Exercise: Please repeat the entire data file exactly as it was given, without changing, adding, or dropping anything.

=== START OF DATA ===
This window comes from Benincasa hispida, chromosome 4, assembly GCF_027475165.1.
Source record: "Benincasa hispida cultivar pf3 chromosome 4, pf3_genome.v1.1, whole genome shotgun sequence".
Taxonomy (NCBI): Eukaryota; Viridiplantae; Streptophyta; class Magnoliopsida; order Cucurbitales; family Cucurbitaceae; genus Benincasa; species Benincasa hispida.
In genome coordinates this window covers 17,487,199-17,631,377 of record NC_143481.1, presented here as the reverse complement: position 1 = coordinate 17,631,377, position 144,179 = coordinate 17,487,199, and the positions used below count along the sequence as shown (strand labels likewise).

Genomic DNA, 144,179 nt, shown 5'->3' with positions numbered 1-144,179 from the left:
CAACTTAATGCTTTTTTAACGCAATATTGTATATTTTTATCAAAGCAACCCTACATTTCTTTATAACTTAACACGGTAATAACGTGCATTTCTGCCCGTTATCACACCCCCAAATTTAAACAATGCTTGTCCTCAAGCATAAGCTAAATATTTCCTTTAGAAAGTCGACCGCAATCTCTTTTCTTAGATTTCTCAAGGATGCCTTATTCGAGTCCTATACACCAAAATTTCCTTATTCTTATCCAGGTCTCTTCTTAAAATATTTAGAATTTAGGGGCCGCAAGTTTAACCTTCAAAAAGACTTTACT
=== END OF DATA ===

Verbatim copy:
This window comes from Benincasa hispida, chromosome 4, assembly GCF_027475165.1.
Source record: "Benincasa hispida cultivar pf3 chromosome 4, pf3_genome.v1.1, whole genome shotgun sequence".
Taxonomy (NCBI): Eukaryota; Viridiplantae; Streptophyta; class Magnoliopsida; order Cucurbitales; family Cucurbitaceae; genus Benincasa; species Benincasa hispida.
In genome coordinates this window covers 17,487,199-17,631,377 of record NC_143481.1, presented here as the reverse complement: position 1 = coordinate 17,631,377, position 144,179 = coordinate 17,487,199, and the positions used below count along the sequence as shown (strand labels likewise).

Genomic DNA, 144,179 nt, shown 5'->3' with positions numbered 1-144,179 from the left:
CAACTTAATGCTTTTTTAACGCAATATTGTATATTTTTATCAAAGCAACCCTACATTTCTTTATAACTTAACACGGTAATAACGTGCATTTCTGCCCGTTATCACACCCCCAAATTTAAACAATGCTTGTCCTCAAGCATAAGCTAAATATTTCCTTTAGAAAGTCGACCGCAATCTCTTTTCTTAGATTTCTCAAGGATGCCTTATTCGAGTCCTATACACCAAAATTTCCTTATTCTTATCCAGGTCTCTTCTTAAAATATTTAGAATTTAGGGGCCGCAAGTTTAACCTTCAAAAAGACTTTACT